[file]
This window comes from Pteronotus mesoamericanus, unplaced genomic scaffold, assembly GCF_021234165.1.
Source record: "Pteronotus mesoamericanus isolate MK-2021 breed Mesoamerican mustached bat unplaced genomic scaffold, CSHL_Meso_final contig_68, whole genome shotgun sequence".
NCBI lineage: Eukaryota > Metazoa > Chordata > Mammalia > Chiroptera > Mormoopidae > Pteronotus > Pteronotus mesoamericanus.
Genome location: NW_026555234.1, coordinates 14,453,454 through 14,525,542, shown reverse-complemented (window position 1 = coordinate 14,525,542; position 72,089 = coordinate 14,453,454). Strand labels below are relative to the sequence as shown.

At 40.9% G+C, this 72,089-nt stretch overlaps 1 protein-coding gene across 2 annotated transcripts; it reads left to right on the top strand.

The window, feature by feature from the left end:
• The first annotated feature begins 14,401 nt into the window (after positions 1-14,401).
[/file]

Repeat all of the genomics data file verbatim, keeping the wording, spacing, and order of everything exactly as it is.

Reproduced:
This window comes from Pteronotus mesoamericanus, unplaced genomic scaffold, assembly GCF_021234165.1.
Source record: "Pteronotus mesoamericanus isolate MK-2021 breed Mesoamerican mustached bat unplaced genomic scaffold, CSHL_Meso_final contig_68, whole genome shotgun sequence".
NCBI lineage: Eukaryota > Metazoa > Chordata > Mammalia > Chiroptera > Mormoopidae > Pteronotus > Pteronotus mesoamericanus.
Genome location: NW_026555234.1, coordinates 14,453,454 through 14,525,542, shown reverse-complemented (window position 1 = coordinate 14,525,542; position 72,089 = coordinate 14,453,454). Strand labels below are relative to the sequence as shown.

At 40.9% G+C, this 72,089-nt stretch overlaps 1 protein-coding gene across 2 annotated transcripts; it reads left to right on the top strand.

The window, feature by feature from the left end:
• The first annotated feature begins 14,401 nt into the window (after positions 1-14,401).